Fracking Is Going To Be Banned In Scotland

    "Fracking cannot and will not take place in Scotland," said a Scottish government minister.

    Danny Lawson / PA Archive/PA Images

    Fracking is set to be banned in Scotland after the Scottish government announced that the technique "cannot and will not" take place in the country.

    A temporary ban on the controversial gas extraction technique has been in place in Scotland since 2015, but the Scottish government's energy minister announced on Tuesday afternoon that the ban will now carry on indefinitely.

    The effective ban is backed by four of the five parties that make up the Scottish parliament, meaning that when the issue is voted on in the parliament before the end of the year, it will be a formality.

    Energy minister Paul Wheelhouse said the decision came after extensive consultation with groups and figures across Scotland in which 99% of respondents held a negative view of fracking due to environmental and health concerns.

    "We must be confident the choices we make will not compromise health and safety or damage the environment in which we live," said Wheelhouse.

    Paul Wheelhouse

    "Having considered this matter in considerable detail, it is ... our view that the outcome of the public engagement shows that in those communities which would most affected, there is no social licence for unconventional oil and gas to be taken forward at this time.

    "Taking all of this into account and balancing the interests of the environment, our economy, public health, and pubic opinion, I can confirm the conclusion of the Scottish government is that we will not support the development of unconventional oil and gas in Scotland."

    The minister clarified: "The action is sufficient to effectively ban the development of unconventional oil and gas extraction in Scotland. The decision I am announcing today means that fracking cannot and will not take place in Scotland."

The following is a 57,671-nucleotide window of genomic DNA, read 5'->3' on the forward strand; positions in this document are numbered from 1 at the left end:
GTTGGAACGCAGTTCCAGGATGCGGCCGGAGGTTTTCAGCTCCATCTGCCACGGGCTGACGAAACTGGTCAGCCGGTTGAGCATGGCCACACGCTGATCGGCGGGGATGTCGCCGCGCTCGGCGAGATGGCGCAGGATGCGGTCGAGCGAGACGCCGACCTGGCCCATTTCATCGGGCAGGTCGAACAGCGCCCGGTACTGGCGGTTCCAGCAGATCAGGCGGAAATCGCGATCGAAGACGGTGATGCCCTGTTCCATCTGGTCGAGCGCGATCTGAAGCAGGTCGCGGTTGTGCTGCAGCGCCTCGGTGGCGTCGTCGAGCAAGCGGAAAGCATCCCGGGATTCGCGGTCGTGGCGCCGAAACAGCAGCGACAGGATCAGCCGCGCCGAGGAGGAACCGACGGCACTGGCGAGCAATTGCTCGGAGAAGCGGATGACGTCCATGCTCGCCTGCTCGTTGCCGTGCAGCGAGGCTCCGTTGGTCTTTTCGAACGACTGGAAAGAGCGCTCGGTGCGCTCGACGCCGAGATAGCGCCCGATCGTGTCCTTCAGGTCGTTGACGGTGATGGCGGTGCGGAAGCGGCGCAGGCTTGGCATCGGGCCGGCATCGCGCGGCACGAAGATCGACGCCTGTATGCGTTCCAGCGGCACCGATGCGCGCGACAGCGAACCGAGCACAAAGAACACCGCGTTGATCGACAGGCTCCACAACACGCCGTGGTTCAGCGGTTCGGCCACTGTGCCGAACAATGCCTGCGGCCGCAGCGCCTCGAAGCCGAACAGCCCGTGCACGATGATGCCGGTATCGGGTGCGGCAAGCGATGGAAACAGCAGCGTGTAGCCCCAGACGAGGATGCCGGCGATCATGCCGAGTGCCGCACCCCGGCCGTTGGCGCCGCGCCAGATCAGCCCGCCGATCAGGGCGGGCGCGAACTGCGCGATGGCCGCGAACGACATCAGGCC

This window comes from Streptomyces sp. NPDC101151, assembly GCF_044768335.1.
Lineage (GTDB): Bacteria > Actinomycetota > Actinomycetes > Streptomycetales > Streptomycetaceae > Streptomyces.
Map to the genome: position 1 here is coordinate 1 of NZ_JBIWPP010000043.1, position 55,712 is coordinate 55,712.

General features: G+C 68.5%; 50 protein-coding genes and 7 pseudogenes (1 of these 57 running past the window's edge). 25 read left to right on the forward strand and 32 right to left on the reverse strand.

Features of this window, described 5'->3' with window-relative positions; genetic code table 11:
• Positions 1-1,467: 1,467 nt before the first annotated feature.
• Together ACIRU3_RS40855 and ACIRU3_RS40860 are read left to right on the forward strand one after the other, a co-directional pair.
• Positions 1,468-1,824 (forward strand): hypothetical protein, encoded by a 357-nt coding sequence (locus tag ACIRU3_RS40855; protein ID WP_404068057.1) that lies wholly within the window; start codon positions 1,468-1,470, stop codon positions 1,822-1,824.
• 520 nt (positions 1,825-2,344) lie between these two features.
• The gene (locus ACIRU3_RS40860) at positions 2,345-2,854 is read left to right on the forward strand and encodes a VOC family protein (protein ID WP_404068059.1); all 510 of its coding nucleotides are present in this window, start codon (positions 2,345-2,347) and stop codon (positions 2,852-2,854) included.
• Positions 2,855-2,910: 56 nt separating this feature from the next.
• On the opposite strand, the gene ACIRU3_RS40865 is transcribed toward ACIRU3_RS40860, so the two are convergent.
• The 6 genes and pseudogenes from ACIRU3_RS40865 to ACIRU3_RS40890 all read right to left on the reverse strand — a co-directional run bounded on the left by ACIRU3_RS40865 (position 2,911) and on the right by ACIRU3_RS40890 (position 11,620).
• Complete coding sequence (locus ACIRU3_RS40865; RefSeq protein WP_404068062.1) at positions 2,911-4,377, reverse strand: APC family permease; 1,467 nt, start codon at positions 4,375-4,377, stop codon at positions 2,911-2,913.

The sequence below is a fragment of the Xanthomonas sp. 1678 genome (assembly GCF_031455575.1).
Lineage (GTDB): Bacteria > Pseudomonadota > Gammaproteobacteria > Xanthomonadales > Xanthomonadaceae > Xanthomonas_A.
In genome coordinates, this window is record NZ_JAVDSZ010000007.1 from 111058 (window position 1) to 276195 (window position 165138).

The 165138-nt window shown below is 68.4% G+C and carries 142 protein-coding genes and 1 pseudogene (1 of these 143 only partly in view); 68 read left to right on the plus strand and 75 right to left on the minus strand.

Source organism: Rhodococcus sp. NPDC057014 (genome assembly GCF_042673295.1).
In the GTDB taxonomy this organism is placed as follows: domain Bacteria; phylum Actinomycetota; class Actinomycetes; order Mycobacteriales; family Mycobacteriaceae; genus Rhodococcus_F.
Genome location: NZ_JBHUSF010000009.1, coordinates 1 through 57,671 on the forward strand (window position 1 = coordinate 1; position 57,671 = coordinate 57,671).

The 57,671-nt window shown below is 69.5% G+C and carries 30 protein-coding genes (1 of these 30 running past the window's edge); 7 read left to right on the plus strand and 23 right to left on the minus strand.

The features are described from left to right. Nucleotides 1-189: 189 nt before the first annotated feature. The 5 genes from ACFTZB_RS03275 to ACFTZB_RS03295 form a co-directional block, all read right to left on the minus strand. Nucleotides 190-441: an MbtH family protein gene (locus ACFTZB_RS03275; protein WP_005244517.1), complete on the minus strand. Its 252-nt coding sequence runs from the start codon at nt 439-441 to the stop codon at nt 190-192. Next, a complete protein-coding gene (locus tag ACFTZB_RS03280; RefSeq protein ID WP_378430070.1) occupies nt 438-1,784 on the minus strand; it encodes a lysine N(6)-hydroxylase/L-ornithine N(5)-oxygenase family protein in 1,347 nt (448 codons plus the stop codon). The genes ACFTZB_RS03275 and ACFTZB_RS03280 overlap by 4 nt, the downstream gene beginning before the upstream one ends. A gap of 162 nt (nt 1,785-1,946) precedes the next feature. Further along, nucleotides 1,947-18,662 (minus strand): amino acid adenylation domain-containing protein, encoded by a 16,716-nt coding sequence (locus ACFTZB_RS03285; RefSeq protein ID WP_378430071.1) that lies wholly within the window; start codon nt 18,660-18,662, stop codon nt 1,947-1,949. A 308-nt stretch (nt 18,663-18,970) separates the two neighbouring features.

Friends of the Earth Scotland head of campaigns Mary Church said: "This is a victory for the environment and for local communities fighting fracking. The Scottish government's decision today to ban fracking will be warmly welcomed across the country and around the world.

    "This is a huge win for the anti-fracking movement, particularly for those on the frontline of this dirty industry here in Scotland, who have been working for a ban these last six years."

    Stewart Kirkpatrick of campaign group 38 Degrees told BuzzFeed News: "This is a victory for people power. Tens of thousands of us across Scotland have joined together with local and national organisations to stand together and tell the Scottish government to shut the door on this risky form of dirty energy."

    Matt Crossick / Empics Entertainment

    Scottish Conservative leader Ruth Davidson

    Scottish Labour's environment spokesperson Claudia Beamish said: “This is a victory for Labour, environmental groups and communities across Scotland. Labour has long argued that the climate change science is clear – we do not need another fossil fuel. Instead Scotland needs to develop forms of renewable energy with unionised and well-paid jobs.

    “This announcement is a result of Labour pressure and specifically my proposal to change the law to ban fracking in Scotland, but extending the moratorium indefinitely is not as strong as a full legal ban, and could be overturned at any point at the whim of a minister."

    Speaking to journalists shortly before the announcement at the Conservative party conference, Scottish Conservative leader Ruth Davidson said the ban would be the wrong step to take and that allowing fracking to happen would help those who have lost their jobs in the oil industry.

    "We've been clear about this from the start. We believe we've got an offshore regime with environmental and safety standards that are second to none ... and we've lost 60,000 people in the North Sea offshore with transferrable skills," said the Scottish Conservative leader.

    "We believe that with local consent, this is something that should be done in planning laws at local council level. If councils want to license for this within the safety and environmental regime, we want to see that happen."

    Jamie Ross is a Scotland reporter for BuzzFeed News and is based in Edinburgh.

    Contact Jamie Ross at

    Got a confidential tip? Submit it here

    News moves fast. Keep up with the BuzzFeed News daily email!

    Newsletter signup form